Most fans will accept the need for Maloney to move, but the case of Oriel Riera is something different. The latest reports suggest that he is about to join Deportivo La Coruña on loan until the end of the season. Promoted last season from the segunda division they are in 16th place in the primera division of La Liga.

Riera’s case contrasts with that of Maloney. The Scot is about to move to a higher league after an unsuccessful spell in a lower one. The Spaniard is about to do the reverse.

Following the recent news of Grant Holt’s long term injury, many of us expected Riera to stay, but it appears that negotiations for his release have been going on for some time. Mackay and his coaching staff have clearly written off the Spaniard and it looks like he will not be coming back after his loan.

Critics will say that Riera lacks the physicality to be successful as a central striker in the Championship. At times he has been anonymous on the field of play, not being able to stamp his mark on the game.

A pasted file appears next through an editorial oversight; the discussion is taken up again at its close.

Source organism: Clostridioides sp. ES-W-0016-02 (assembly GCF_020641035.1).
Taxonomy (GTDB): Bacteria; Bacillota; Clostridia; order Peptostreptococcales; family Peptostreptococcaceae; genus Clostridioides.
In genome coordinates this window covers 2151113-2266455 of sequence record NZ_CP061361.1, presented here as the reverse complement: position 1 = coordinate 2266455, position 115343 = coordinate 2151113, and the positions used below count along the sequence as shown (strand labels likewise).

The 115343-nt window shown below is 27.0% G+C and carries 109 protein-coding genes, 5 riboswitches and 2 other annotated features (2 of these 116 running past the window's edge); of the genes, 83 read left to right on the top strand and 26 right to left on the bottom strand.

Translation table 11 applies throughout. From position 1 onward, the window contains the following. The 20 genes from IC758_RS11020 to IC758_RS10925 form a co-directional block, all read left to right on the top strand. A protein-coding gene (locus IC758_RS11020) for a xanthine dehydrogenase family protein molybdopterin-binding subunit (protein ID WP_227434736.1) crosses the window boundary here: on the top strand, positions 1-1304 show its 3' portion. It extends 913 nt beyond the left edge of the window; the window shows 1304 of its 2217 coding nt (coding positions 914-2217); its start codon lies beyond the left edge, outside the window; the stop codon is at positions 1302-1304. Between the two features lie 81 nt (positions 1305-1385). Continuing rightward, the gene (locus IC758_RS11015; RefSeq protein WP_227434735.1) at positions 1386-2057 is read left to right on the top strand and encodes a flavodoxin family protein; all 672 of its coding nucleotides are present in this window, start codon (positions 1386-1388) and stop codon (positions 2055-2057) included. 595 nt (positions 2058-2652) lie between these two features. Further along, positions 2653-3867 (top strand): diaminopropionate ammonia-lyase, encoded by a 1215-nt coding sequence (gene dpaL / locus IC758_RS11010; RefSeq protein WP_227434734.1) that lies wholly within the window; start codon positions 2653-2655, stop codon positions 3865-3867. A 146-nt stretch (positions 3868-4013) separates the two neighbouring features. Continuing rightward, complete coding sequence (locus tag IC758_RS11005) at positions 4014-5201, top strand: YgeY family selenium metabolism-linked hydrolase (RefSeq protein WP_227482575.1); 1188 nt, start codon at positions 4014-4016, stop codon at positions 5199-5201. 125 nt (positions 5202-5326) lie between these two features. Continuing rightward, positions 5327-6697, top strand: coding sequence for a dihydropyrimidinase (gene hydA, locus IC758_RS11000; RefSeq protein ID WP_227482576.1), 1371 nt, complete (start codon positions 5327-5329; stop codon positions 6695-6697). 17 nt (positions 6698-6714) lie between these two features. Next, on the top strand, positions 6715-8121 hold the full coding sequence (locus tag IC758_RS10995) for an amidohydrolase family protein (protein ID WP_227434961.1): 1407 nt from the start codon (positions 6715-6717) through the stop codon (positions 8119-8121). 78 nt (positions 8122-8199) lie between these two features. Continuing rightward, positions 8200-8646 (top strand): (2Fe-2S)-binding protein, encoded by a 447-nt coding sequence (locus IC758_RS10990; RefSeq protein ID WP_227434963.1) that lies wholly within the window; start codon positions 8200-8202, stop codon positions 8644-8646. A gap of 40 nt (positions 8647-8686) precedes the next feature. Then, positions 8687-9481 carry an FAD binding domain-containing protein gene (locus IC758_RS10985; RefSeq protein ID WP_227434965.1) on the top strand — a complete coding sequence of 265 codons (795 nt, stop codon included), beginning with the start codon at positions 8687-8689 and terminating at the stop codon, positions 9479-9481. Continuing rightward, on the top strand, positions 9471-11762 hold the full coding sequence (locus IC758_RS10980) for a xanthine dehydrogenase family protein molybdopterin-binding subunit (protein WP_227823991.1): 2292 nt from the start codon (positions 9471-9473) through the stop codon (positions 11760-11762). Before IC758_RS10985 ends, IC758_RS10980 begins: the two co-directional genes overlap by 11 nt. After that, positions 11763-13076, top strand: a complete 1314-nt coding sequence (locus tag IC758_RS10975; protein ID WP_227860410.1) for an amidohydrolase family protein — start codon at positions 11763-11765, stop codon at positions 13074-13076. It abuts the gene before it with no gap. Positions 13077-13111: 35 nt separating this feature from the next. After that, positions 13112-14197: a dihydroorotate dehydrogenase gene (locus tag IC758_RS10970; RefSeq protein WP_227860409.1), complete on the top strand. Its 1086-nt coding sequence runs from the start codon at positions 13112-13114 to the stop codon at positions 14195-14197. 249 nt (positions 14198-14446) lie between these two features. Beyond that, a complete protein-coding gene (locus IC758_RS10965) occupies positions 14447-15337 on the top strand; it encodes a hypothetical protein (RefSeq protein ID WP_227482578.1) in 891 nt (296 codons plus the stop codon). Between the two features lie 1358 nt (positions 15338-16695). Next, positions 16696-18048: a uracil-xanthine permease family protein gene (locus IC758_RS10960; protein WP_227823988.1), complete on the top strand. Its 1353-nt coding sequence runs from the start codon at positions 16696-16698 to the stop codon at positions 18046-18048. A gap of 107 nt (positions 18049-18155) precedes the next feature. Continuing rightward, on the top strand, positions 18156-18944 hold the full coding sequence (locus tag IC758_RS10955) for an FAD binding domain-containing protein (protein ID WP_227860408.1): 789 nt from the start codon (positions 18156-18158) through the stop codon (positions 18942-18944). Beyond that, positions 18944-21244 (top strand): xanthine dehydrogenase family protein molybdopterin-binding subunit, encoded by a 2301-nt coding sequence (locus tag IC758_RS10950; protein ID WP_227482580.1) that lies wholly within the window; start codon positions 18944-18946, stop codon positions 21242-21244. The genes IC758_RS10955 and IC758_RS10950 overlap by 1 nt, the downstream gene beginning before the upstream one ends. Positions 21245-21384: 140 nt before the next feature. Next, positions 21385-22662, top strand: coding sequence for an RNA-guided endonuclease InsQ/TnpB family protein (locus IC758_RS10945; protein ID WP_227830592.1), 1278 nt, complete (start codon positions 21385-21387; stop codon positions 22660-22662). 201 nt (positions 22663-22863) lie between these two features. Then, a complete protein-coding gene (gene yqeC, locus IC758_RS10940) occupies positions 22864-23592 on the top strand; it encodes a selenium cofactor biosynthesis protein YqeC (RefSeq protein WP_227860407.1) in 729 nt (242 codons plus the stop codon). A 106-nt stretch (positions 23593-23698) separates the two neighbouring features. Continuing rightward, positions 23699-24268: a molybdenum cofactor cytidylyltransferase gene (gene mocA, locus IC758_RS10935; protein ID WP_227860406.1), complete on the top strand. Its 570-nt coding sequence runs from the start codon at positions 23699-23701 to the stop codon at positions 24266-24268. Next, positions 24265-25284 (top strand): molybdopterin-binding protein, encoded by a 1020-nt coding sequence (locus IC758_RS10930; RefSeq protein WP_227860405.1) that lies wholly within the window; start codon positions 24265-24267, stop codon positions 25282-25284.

However, most fans will say that he has never been given a fair chance. Riera came to Wigan three years too late. He would have most likely thrived playing in Roberto Martinez’s team. However, the role of the lone centre forward this season has been largely taken up in trying to make something of the long hooves launched by goalkeeper and defenders. One wonders if even the likes of Diego Costa or Robin Van Persie could have done any better receiving that kind of service.

Rather than include Riera in the starting lineup Mackay has resorted either to the goal-shy Marc-Antoine Fortune or James McClean, a left winger playing out of position. The result has been that Latics have only scored one goal from open play since the manager’s arrival.